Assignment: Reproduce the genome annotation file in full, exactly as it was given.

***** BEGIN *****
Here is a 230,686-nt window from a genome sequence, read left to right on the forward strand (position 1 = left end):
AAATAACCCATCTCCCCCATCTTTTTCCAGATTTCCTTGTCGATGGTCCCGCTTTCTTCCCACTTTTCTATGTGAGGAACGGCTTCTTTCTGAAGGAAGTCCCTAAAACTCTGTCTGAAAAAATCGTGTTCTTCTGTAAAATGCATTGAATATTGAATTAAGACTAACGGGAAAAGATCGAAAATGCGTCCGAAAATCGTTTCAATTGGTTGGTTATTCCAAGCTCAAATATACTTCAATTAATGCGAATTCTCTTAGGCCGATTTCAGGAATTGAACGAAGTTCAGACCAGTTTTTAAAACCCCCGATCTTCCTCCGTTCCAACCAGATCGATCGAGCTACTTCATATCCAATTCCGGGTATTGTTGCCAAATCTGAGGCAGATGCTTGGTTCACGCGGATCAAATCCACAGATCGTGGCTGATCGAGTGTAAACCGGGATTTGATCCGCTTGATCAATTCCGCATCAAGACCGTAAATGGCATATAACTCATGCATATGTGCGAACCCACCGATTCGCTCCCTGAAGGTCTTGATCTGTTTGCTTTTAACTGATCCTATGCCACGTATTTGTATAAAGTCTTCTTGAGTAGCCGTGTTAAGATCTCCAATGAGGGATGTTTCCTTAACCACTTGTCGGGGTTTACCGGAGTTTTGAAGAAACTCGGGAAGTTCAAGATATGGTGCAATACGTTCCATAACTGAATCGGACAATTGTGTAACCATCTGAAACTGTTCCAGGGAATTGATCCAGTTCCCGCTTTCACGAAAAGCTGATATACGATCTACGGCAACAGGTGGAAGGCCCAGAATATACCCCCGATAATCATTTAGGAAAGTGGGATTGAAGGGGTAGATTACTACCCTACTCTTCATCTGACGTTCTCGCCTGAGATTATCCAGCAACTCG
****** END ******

Here is a 230,686-nt window from a genome sequence, read left to right on the forward strand (position 1 = left end):
AAATAACCCATCTCCCCCATCTTTTTCCAGATTTCCTTGTCGATGGTCCCGCTTTCTTCCCACTTTTCTATGTGAGGAACGGCTTCTTTCTGAAGGAAGTCCCTAAAACTCTGTCTGAAAAAATCGTGTTCTTCTGTAAAATGCATTGAATATTGAATTAAGACTAACGGGAAAAGATCGAAAATGCGTCCGAAAATCGTTTCAATTGGTTGGTTATTCCAAGCTCAAATATACTTCAATTAATGCGAATTCTCTTAGGCCGATTTCAGGAATTGAACGAAGTTCAGACCAGTTTTTAAAACCCCCGATCTTCCTCCGTTCCAACCAGATCGATCGAGCTACTTCATATCCAATTCCGGGTATTGTTGCCAAATCTGAGGCAGATGCTTGGTTCACGCGGATCAAATCCACAGATCGTGGCTGATCGAGTGTAAACCGGGATTTGATCCGCTTGATCAATTCCGCATCAAGACCGTAAATGGCATATAACTCATGCATATGTGCGAACCCACCGATTCGCTCCCTGAAGGTCTTGATCTGTTTGCTTTTAACTGATCCTATGCCACGTATTTGTATAAAGTCTTCTTGAGTAGCCGTGTTAAGATCTCCAATGAGGGATGTTTCCTTAACCACTTGTCGGGGTTTACCGGAGTTTTGAAGAAACTCGGGAAGTTCAAGATATGGTGCAATACGTTCCATAACTGAATCGGACAATTGTGTAACCATCTGAAACTGTTCCAGGGAATTGATCCAGTTCCCGCTTTCACGAAAAGCTGATATACGATCTACGGCAACAGGTGGAAGGCCCAGAATATACCCCCGATAATCATTTAGGAAAGTGGGATTGAAGGGGTAGATTACTACCCTACTCTTCATCTGACGTTCTCGCCTGAGATTATCCAGCAACTCG